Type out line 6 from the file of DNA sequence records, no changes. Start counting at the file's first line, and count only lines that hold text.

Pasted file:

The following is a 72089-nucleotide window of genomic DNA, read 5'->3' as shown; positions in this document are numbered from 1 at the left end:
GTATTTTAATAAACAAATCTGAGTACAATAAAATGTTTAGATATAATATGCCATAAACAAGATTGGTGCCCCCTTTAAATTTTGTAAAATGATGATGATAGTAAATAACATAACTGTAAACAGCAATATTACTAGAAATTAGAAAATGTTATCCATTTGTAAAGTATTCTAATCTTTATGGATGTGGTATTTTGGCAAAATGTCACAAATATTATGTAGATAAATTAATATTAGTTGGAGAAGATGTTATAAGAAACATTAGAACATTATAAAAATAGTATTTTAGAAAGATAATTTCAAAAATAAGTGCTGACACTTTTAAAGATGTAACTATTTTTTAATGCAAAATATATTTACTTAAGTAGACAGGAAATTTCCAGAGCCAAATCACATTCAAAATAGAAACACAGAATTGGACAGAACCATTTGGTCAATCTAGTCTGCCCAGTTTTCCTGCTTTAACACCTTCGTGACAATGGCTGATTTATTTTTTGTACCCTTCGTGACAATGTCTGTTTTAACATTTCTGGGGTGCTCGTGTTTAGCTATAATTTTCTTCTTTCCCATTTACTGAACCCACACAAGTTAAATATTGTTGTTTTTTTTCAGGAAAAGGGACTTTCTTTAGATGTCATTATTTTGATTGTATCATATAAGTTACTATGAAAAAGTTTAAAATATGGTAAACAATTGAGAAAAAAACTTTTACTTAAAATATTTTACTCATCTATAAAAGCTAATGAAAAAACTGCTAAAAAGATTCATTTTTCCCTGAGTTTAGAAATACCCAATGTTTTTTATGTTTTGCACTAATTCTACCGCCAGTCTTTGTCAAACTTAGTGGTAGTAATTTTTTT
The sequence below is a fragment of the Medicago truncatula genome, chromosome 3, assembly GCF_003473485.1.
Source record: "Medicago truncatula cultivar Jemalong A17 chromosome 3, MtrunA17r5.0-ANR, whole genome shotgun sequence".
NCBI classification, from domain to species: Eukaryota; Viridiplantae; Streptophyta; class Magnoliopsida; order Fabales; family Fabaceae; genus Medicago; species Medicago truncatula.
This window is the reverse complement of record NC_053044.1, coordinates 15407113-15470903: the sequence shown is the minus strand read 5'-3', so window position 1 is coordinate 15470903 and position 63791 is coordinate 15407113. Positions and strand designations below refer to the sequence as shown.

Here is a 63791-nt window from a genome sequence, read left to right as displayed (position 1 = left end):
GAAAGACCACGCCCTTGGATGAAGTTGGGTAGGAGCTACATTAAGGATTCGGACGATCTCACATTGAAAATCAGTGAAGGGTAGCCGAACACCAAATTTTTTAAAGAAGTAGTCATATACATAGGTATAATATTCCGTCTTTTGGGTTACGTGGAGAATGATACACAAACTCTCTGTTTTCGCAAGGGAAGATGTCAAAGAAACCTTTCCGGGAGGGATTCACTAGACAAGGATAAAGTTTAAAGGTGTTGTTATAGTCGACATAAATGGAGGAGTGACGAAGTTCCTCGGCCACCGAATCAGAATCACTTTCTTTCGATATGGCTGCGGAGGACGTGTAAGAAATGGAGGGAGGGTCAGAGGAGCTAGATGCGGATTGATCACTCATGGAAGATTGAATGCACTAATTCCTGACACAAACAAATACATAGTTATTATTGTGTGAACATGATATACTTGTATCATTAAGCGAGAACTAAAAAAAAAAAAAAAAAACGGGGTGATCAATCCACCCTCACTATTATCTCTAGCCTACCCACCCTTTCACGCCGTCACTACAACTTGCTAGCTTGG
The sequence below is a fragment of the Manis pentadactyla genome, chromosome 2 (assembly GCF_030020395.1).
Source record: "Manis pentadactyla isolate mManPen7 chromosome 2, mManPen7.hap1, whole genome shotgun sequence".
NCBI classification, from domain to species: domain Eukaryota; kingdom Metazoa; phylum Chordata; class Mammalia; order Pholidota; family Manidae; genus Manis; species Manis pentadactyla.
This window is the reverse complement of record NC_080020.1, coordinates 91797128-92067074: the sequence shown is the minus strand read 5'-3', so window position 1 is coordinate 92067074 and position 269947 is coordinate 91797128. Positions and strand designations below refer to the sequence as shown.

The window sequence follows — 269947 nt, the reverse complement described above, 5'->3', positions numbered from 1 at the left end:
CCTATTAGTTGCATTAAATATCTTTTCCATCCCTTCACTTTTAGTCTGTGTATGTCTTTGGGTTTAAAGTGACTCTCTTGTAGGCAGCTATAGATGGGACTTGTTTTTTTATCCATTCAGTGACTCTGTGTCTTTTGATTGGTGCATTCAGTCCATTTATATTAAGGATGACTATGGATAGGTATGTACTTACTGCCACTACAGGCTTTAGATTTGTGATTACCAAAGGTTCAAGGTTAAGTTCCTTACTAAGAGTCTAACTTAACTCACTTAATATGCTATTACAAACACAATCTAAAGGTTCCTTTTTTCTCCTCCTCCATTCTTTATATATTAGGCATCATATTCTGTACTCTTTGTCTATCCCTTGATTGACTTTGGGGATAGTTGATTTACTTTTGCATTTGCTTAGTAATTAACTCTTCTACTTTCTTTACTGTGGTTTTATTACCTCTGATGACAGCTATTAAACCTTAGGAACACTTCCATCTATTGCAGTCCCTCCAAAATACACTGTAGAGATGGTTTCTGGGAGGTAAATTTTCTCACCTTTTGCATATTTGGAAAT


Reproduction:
This window is the reverse complement of record NC_053044.1, coordinates 15407113-15470903: the sequence shown is the minus strand read 5'-3', so window position 1 is coordinate 15470903 and position 63791 is coordinate 15407113. Positions and strand designations below refer to the sequence as shown.